Respect Mundane Tasks

When you think of a successful woman how do you imagine her life?  Is she incredibly productive?  Does she move effortlessly from one glamorous project to the next, never affected by the daily tasks that seem to overwhelm you?

Does she clean the toilets, cook the dinner, and do the grocery shopping?

Or does she hire that all out?

What makes a task important?

It used to be that women were limited to homemaking tasks.  They were responsible for making sure that the family was clothed, fed properly and the home was clean and tidy.  These are vital parts of supporting a family.  We all need clean shelter, nutritious food and warm clothing to be able to do the rest of our life.

When women first entered the workforce all they were allowed to do was cleaning, teaching and caring for kids, food preparation and service.  Because of the times, they were paid less than men.  

Because of this history, these tasks still earn the people who do them less. 

And now because those who do them make less money, these tasks are now often considered ‘less than’.

Should we value something based on what the world will pay someone to do it?

In a chat with my Amish neighbor, Susan, she stated that the majority of what Amish women do is cook, clean and sew.  She loves cleaning and hates sewing.  I hate cleaning and love sewing.  We looked at each other in disbelief as we shared our favorite homemaking areas.  Having someone do my cleaning would mean so much more to me than it would to Susan.  But the world would expect both of us to pay the same money to get our cleaning done for us. 

Is Susan’s time creating a clean house less valuable than mine because she would never spend as much money as I might getting it cleaned by someone else? 

The point is to have a clean house, right?  A clean house is a clean house.  A clean house is an important part of maintaining a home.

When women came out into the working world we somehow still did all that we did before, plus our new roles in the working world.  Now we are beginning to see the effects of trying to ‘do it all’ and reasonably want to decrease our load.

Somehow, the world has convinced us that the best way to reduce the overwhelm is to eliminate all those mundane chores. That washing the dishes, cleaning a toilet, or making a lunch is unworthy of a successful woman’s time. Because getting someone else to do it doesn’t cost as much as it does to hire a lawyer.  The only reason we would do these things ourselves is if we can’t afford to pay someone else to do it for us.  

In addition, if we can’t afford to pay someone else we should strive to get them done as quickly as possible in order to live ‘real life’. 

Because if they aren’t worth anything they can’t actually be important, right?

Tell that to your stomach at 7:00 pm if no one made dinner.

What’s on your list?

Has any heroine in a novel you’ve ever read cleaned her own toilet? Yes, perhaps she has been reduced to cleaning the palace toilet by the evil stepmother, but do you read about her making sure she has clean laundry, doing the dishes, sweeping the floor, going to the grocery store, or paying the bills?

I bet you haven’t.

Because there’s no way she could fit in her dramatic progress towards her goals if she did any of that. In a book, she often doesn’t even eat!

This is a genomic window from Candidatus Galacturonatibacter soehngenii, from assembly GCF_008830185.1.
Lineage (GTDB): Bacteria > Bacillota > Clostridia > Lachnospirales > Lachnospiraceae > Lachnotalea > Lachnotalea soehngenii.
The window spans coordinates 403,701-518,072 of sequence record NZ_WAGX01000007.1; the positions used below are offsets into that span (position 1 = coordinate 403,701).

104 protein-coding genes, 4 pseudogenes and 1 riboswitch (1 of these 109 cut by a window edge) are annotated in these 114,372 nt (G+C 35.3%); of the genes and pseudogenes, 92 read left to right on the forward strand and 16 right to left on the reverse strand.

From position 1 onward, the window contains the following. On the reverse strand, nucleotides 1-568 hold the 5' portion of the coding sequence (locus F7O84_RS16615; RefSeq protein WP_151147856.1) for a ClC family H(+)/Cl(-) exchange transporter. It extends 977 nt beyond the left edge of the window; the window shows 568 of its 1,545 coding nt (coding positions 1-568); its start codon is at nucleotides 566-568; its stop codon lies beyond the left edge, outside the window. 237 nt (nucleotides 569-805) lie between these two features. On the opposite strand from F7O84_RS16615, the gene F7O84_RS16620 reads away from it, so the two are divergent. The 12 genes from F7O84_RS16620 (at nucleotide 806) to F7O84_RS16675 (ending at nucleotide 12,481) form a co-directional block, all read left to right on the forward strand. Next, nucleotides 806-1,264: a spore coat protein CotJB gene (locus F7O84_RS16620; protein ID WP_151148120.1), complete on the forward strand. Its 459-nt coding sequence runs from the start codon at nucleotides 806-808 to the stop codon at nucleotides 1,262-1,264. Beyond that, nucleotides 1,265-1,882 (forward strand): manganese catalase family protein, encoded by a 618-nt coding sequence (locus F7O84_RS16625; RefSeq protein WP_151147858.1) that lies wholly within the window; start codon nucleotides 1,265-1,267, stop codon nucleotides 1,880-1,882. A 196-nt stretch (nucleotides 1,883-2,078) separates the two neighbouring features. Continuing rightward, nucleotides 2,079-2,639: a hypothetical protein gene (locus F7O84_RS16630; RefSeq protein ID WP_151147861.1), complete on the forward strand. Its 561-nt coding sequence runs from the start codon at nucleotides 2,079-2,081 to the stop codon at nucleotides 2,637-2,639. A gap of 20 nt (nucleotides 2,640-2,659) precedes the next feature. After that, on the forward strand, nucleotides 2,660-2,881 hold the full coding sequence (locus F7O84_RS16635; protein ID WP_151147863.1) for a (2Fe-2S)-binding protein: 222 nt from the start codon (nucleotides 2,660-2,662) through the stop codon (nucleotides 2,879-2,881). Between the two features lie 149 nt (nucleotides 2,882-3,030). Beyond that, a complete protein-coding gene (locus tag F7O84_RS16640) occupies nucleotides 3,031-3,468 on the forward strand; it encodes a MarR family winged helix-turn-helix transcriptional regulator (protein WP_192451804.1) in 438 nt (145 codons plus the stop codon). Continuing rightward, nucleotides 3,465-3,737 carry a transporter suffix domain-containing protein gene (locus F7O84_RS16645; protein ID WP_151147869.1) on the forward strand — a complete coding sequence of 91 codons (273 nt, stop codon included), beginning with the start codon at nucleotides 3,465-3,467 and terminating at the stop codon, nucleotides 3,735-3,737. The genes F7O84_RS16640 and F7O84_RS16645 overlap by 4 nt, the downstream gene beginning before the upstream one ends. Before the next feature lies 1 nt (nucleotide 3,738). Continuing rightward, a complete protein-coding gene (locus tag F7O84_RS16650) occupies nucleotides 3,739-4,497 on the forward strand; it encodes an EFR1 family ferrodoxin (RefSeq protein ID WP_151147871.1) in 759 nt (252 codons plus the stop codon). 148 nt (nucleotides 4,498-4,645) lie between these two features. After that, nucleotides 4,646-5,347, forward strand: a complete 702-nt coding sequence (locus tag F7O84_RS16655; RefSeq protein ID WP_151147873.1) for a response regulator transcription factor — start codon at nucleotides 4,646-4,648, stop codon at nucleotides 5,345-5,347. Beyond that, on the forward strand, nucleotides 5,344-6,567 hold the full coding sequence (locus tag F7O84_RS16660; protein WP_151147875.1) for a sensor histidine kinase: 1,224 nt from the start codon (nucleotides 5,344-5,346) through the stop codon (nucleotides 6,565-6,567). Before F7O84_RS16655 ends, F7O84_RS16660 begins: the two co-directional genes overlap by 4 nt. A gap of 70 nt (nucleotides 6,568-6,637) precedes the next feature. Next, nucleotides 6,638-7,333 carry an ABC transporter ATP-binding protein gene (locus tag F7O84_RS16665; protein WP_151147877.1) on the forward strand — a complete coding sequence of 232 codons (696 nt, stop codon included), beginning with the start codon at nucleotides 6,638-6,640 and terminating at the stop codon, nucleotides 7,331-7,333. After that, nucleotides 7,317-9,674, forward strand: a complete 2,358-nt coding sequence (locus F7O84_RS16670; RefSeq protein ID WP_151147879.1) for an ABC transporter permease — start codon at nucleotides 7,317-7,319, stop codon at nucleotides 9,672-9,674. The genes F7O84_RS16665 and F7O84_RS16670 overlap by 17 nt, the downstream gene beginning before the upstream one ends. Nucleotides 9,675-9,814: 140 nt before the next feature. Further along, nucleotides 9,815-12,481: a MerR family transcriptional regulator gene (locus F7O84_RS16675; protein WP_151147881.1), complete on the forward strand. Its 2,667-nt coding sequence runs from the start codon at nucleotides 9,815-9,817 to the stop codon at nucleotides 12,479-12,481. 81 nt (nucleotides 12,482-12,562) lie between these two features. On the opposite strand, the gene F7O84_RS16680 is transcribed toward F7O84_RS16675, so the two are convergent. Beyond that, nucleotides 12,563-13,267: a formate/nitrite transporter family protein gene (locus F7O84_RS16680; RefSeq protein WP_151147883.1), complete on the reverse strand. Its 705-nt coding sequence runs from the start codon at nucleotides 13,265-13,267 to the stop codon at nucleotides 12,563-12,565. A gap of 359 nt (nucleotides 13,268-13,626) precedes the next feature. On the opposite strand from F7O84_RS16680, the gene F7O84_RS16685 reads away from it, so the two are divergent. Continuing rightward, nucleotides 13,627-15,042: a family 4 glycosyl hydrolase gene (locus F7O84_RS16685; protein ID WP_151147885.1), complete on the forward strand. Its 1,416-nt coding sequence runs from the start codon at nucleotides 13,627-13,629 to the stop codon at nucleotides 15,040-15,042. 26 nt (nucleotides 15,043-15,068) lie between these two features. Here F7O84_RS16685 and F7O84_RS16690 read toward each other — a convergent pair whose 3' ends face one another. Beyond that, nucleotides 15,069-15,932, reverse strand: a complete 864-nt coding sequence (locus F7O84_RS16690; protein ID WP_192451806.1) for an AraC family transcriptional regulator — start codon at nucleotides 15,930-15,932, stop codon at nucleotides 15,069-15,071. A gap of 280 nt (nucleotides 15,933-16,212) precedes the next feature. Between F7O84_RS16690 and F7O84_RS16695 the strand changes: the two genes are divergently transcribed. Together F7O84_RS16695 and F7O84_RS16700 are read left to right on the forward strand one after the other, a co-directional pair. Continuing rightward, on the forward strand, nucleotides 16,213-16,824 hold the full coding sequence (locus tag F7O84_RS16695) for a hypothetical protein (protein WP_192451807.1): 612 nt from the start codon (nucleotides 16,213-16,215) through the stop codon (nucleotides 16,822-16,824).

But if we stop doing everyday necessities and only work on our goals, eventually we will have to hit pause on our goals to catch up on life. We’ve all let the laundry pile up to meet a deadline. It’s hard to go out and conquer without anything clean to wear.

You know you need to schedule these things on your list. But do you allow enough time to do them well?

I am a task oriented person.  I like to get the task done and move right on to the next task.  I usually want mundane tasks to just ‘be done’ without reflecting on what I’m actually doing.  And when they take longer than I planned and I don’t get the ‘important’ stuff done and….it’s an issue I’m dealing with.  It adds to the stress which is likely the cause of my chronic migraines.

I understand. You have ‘things’ you want to do.  The cleaning or the cooking or something else that isn’t ‘worth your time’ is interfering with those ‘things’.

The goal of mundane tasks like making dinner is not to get it over with so you can get on with the rest of your life.  The goal is to do that particular task well.  That particular task has meaning.  Feeding your family has meaning.  Keeping the house clean has meaning.  Don’t just ‘suck it up’ and get it done.  Recognize the importance of what you are doing for your real life.

What are you striving towards?  If you want to eliminate the cleaning, what are you planning to replace it with?

What is that life that you are working towards?  

Is it connected to reality? 

Does it have meaning for your loved ones other than providing money?  Yes, someone has to make the money to buy the groceries.  But someone also gets to make the dinner that feeds the bellies and warms the hearts.

When you make your list to accomplish the big goals you have for your life, make sure those mundane tasks are respected for the balance and importance they play in your overall life.  They are not something to be squished into a tight schedule or mindlessly eliminated with a check.  Sure you can decide to pick the ones you really don’t like to do, and replace them with someone else doing them.  But don’t disrespect them.  

Put enough time in your schedule for the real parts of life that make you feel like a part of your own little world.

If it’s on your schedule to be done, it IS important. 

Similar Posts